Courtesy of Christine Burns Rudalevige
2 tablespoons butter
4 ounces sliced mushrooms
2 cups chopped kale
2 tablespoons olive oil
1 cup onions, diced
3 garlic cloves, minced
1/2 pound ground turkey
2 cups tomato puree
2 cups ricotta cheese
1/4 cup chopped fresh herbs (parsley, oregano, thyme)
1/4 cup grated pecorino Romano cheese
Salt and pepper
30 slices of grilled vegetables such as eggplant, zucchini, butternut squash, summer squash and/or red peppers.
8 ounces fresh mozzarella cheese
Melt butter in a heavy skillet over medium high heat. Add mushrooms and stir to coat. Leave the mushrooms alone for 3 to 4 minutes until the undersides are caramelized. Stir in chopped kale and season with salt and pepper. Pour mixture into a bowl. Set aside.
Put skillet back on the heat, and add oil and onions. Saute them for 3 minutes and stir in garlic. Cook mixture for 30 seconds and add turkey, breaking it into pieces as it cooks. Once the meat is no longer pink, add puree and simmer the sauce for 10 minutes. Season with salt and pepper. Set aside.
In a small bowl combine ricotta, egg, herbs and pecorino. Season with pepper. Set aside.
Preheat oven to 325.
In a large baking dish, spread 1 cup of sauce. Lay down one layer of vegetables (I like to start with eggplant). Tear mozzarella into small pieces and scatter half of it over the top of the first layer. Then spread the mushroom and kale over the cheese.
Lay down the second layer of vegetables and spread the ricotta cheese mixture over them. Top with the last layer of vegetables and spoon the remaining sauce over the top. Cover with foil and bake the casserole for 45 minutes. Crank heat to 425. Remove the foil, sprinkle the remainder of the mozzarella cheese on top. Let it finish baking at high heat, taking it out of the oven when the cheese has melted and has browned a bit.
Let the casserole sit on the counter for 15 minutes before cutting into it.
CREAMY CURRY CHICKEN DIVAN
Courtesy of Dana Moos
This has been one of my most favorite comfort food casseroles for probably 25 years or so. It’s my adaptation of my mom’s recipe. And FYI, this is great leftover!
I use a 9x9 deep baking dish, but you can use the 9x12 classic baking dish.
4 half chicken breasts, split in half (through the thickness of the chicken)
2 medium broccoli crowns (or one large head of broccoli), cut into florets
5 medium shallots, each sliced into 3 to 4 rounds
1 can cream of chicken soup
1/4 cup chicken broth
1 cup mayonnaise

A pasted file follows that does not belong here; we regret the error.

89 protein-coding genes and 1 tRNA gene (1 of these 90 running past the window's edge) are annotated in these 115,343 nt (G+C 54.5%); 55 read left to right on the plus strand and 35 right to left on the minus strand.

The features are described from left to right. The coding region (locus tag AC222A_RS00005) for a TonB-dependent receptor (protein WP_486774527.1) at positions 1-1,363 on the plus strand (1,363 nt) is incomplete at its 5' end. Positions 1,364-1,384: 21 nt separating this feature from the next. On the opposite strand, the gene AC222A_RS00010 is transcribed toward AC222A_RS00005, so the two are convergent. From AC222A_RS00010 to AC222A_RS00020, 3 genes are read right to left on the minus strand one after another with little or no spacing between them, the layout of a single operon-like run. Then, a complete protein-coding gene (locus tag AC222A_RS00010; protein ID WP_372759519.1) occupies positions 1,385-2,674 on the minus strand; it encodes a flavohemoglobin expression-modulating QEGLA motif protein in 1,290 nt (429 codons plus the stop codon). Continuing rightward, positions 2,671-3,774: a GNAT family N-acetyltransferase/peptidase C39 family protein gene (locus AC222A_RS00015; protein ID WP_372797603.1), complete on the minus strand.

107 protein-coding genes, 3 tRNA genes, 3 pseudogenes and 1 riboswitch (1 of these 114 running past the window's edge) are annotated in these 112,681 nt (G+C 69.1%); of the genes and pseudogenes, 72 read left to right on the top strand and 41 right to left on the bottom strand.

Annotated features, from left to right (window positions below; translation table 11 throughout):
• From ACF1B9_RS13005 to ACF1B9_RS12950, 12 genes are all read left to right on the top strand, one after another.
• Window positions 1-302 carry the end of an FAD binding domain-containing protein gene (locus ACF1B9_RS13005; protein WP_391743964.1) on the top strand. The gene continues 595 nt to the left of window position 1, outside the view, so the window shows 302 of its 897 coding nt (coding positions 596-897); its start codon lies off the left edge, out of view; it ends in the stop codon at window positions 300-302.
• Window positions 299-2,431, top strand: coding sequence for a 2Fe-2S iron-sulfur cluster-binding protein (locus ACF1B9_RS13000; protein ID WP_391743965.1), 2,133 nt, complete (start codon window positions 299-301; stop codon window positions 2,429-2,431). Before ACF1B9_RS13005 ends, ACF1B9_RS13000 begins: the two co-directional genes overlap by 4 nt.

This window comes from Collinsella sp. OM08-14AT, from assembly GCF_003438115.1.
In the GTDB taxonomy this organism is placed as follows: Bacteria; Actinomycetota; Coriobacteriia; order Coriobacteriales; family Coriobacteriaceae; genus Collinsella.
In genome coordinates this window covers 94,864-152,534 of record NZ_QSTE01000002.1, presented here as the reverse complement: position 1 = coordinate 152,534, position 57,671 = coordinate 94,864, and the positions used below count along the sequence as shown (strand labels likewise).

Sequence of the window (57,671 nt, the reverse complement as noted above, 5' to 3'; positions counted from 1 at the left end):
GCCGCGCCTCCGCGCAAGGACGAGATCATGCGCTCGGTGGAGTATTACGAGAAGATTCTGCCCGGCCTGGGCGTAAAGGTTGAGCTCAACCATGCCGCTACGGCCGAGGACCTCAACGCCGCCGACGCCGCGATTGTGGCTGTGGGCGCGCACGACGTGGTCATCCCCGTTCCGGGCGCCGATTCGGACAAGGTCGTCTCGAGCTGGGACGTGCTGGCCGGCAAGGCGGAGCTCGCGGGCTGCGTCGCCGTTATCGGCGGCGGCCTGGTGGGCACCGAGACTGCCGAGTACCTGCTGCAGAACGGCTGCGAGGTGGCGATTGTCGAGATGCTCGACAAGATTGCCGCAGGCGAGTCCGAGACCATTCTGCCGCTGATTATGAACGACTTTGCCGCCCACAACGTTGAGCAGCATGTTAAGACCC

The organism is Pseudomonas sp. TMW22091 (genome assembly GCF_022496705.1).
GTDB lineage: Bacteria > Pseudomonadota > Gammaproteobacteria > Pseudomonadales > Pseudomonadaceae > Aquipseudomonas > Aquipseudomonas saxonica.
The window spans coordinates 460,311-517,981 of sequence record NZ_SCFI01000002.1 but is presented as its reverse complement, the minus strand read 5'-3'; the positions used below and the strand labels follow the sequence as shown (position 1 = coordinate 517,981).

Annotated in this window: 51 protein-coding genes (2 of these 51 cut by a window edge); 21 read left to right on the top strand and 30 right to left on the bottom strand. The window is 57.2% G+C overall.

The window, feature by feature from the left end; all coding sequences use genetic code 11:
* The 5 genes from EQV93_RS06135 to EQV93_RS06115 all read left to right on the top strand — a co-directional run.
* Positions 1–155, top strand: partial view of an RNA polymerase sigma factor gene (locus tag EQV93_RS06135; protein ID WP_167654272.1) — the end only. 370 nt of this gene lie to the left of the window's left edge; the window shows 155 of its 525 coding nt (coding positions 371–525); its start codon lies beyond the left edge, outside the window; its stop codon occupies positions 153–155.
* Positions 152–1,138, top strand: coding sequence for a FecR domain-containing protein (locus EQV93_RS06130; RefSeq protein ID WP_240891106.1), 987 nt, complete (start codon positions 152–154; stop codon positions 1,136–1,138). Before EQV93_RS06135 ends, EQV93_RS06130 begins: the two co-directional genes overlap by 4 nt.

3/4 cup sour cream
1/4 teaspoon salt
1/8 teaspoon pepper
1/4 teaspoon onion powder (or granulated)
1 teaspoon brown sugar
11/2 teaspoons yellow curry powder
Olive oil for roasting the chicken and veggies
12 ounces shredded cheddar (I use a mix of yellow and white)
1 cup panko bread crumbs
2 tablespoons butter, melted with 1 tablespoon olive oil and 1/8 teaspoon curry powder
Heat the oven to 400.
On a rimmed baking sheet, add the chicken breast pieces, dust with a pinch of salt, pepper and curry powder, drizzle with olive oil and roast for 20 minutes.
On another sheet pan, add broccoli and shallots, dust with a pinch of salt and drizzle with olive oil and roast until the shallots turn light brown, about 20 minutes.
Let both pans cool while preparing the rest of the dish.
Mix the soup, mayo, sour cream, chicken broth, salt, pepper, onion powder, brown sugar and curry powder until well combined.
To assemble the casserole: first, layer the chicken breasts on the bottom of the baking dish, then add the broccoli, then the shallots, scattering both evenly. Pour the creamy mixture over top, covering the ingredients. Top with the shredded cheddar, then the panko crumbs, and last, drizzle the butter over the crumbs.
At this point, you could refrigerate until ready to bake, and you could prepare this the night before. Just let sit at room temperature before baking.
Bake at 350 for about 45 minutes, until the edges bubble and the top has lightly browned.
POTATO AND KALE CASSEROLE
Reprinted with permission from “The Four Season Farm Gardener’s Cookbook” by Barbara Damrosch and Eliot Coleman
Serves 4 as a main dish, 6 as a side dish.
Although similar to scalloped potatoes, this casserole has enough vegetables in it to be a complete meal. We like it on fall or winter evenings, along with a bowl of raw, sweet, crisp winter carrots.
8 small potatoes (any type), unpeeled, sliced into thin rounds (about 4 cups)
Freshly ground black pepper
5 ounces feta cheese, chopped or crumbled
11/2 cups heavy (whipping) cream
10 scallions (white and green parts), chopped (about 2/3 cup)
12 sprigs flat-leaf parsley (leaves and upper stems), coarsely chopped (about 1/2 packed cup)
8 small to medium-size Tuscan kale leaves, ribs removed, leaves coarsely chopped (about 11/4 loosely packed cups)
3 ounces Parmesan cheese, preferably Parmigiano-Reggiano, finely grated (1/3 cup)
Preheat the oven to 400.
Spread half of the potatoes over the bottom of a 9 by 13-inch baking dish, overlapping them. Grind pepper over them generously. Distribute half of the feta over the potatoes. Slowly pour 3/4 cup of the cream over the top. Sprinkle with half of the scallions, half of the parsley and half of the kale.
Repeat the layers: the rest of the potatoes, a grinding of pepper, and the rest of the feta, cream, scallions, parsley and kale.
Sprinkle the Parmesan cheese uniformly over the top.
Cover the baking dish loosely with aluminum foil or parchment paper (so steam can escape), and bake for 30 minutes. Remove the foil and bake until the Parmesan is lightly browned and most of the cream has been absorbed and does not run into a corner when the dish is tilted, 5 to 10 minutes.
Let the dish cool for 5 minutes before serving.
This is also good made with sharp Cheddar and/or Gruyere.
Staff Writer Susan S. Axelrod may be contacted at:email@example.comTweet
Cooking instructor Christine Burns Rudalevige chops kale and mushrooms in her Brunswick kitchen for her No-Noodle Vegetable and Turkey Lasagne. She created the recipe to use vegetables such as eggplant, zucchini or butternut squash that can be cut round and flat and grilled, in place of noodles, and added turkey and cheeses.
Rudalevige spoons a ricotta cheese and herb mixture, left, over grilled butternut squash for her lasagna.
Another layer of grilled butternut squash is added to Christine Burns Rudalevige's No-Noodle Vegetable and Turkey Lasagna